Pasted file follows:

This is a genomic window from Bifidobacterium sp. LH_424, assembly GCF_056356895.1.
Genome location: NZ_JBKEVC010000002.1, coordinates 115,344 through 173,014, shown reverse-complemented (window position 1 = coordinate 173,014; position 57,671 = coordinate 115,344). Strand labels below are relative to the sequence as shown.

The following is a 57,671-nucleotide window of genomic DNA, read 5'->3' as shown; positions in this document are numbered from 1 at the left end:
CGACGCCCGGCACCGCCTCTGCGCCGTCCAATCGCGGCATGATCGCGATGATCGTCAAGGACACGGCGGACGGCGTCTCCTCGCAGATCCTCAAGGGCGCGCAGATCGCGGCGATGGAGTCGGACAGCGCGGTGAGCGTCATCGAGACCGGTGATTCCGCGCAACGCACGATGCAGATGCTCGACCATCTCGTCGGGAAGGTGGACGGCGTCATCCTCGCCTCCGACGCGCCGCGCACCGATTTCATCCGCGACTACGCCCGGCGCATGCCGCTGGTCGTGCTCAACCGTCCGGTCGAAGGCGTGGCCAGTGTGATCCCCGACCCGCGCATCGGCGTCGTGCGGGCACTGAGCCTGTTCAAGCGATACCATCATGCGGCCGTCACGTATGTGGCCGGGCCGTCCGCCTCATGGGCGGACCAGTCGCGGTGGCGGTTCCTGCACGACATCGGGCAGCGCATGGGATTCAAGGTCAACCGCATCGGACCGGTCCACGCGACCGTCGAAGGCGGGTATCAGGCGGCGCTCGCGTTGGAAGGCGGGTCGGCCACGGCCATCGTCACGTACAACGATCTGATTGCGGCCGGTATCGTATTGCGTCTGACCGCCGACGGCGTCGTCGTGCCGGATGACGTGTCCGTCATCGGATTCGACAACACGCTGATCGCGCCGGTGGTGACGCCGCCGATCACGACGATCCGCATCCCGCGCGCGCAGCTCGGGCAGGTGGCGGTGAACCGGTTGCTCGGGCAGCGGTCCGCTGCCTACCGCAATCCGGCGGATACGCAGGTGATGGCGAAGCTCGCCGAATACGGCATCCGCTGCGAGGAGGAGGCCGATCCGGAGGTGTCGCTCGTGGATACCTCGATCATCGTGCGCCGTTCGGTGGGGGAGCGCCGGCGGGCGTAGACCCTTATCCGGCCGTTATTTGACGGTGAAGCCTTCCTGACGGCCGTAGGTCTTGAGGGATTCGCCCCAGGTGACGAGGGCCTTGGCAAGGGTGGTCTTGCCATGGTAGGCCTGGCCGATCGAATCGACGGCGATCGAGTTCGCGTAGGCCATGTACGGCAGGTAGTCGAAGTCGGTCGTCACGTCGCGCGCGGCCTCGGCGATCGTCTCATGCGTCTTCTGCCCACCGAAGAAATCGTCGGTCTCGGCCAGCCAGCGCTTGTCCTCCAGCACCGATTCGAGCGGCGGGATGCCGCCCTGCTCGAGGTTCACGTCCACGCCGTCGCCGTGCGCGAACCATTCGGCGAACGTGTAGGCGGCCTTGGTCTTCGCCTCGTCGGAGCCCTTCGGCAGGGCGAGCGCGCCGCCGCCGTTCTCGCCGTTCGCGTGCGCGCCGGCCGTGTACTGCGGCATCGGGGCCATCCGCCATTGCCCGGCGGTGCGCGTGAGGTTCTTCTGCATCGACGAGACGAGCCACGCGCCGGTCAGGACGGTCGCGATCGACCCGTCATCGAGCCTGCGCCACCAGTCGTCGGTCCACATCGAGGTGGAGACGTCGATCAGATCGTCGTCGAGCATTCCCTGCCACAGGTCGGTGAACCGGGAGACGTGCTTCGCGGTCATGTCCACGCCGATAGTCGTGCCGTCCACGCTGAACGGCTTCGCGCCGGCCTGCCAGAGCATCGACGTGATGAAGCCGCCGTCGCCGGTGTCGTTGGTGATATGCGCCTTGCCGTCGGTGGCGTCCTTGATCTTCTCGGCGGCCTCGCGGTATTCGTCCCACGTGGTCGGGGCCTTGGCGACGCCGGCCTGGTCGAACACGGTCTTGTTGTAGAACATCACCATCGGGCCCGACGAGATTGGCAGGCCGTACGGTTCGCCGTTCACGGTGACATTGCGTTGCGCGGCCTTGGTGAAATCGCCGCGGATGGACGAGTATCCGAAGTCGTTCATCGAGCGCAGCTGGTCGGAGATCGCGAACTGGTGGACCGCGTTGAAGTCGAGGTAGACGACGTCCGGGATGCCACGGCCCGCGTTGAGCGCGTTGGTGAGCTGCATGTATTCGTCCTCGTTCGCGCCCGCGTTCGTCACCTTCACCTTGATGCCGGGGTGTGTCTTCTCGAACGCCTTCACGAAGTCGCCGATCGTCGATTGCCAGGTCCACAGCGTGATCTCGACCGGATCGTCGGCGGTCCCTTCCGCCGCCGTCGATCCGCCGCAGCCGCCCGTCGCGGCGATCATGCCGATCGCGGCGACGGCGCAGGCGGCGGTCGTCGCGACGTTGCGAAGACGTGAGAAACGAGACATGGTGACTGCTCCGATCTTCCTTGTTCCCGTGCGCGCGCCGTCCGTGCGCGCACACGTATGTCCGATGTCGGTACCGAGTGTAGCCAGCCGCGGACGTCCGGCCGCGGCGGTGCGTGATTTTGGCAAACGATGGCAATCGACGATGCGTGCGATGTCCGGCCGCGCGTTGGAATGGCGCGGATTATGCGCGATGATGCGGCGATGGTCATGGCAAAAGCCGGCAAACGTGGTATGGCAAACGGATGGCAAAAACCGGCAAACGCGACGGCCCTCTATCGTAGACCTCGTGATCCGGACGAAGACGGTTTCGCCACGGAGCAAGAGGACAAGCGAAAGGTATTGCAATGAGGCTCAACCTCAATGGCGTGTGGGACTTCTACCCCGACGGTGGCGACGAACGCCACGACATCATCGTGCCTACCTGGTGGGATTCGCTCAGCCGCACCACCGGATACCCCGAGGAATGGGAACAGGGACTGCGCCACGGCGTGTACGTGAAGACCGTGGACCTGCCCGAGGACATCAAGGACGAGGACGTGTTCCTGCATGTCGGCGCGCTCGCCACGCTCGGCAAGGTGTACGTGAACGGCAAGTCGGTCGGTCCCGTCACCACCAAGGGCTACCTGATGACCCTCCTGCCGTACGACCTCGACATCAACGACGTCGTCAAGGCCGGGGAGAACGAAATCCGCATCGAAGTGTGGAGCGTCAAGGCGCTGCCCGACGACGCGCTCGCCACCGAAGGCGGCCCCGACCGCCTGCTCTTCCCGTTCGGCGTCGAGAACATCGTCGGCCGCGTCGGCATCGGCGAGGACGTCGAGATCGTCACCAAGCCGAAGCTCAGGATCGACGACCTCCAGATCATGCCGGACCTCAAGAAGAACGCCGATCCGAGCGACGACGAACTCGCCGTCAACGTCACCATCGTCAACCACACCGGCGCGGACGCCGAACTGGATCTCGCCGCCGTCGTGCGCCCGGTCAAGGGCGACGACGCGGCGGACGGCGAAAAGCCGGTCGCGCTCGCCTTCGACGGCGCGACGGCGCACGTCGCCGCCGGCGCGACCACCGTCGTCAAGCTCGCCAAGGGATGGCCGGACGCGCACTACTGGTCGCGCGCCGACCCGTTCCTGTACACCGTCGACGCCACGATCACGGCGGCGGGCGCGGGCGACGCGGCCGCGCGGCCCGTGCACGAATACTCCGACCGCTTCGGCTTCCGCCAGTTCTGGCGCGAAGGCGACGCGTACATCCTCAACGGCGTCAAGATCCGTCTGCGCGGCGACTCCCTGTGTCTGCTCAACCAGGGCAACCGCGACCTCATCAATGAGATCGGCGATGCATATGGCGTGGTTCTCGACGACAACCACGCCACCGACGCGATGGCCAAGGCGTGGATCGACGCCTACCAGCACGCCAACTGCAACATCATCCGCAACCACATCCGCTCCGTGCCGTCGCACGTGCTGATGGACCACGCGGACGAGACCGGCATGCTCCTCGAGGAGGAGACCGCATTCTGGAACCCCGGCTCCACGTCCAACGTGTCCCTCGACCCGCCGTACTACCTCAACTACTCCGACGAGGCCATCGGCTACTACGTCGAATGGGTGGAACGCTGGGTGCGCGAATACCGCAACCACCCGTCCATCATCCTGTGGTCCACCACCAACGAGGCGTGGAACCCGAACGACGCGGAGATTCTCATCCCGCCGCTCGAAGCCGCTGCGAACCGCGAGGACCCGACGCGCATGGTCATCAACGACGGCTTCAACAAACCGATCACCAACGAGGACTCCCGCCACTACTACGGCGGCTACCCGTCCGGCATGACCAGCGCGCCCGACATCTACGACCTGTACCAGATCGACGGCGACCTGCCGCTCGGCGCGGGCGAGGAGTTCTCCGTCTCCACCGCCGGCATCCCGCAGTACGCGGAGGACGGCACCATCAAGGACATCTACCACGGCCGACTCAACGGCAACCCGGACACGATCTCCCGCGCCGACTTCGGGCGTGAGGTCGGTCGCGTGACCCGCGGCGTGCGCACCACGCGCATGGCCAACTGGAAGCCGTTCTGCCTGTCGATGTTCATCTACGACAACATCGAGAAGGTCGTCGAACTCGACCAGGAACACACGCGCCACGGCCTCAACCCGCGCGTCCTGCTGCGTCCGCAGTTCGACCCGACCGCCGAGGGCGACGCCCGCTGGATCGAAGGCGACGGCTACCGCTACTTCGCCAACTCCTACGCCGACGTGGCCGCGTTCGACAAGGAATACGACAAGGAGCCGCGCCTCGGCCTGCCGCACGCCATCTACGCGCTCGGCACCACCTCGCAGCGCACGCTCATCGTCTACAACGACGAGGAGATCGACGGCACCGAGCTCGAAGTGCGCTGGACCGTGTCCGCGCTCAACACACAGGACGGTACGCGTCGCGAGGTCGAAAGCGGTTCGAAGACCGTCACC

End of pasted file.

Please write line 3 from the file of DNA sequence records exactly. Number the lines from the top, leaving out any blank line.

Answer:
The following is a 57,671-nucleotide window of genomic DNA, read 5'->3' as shown; positions in this document are numbered from 1 at the left end: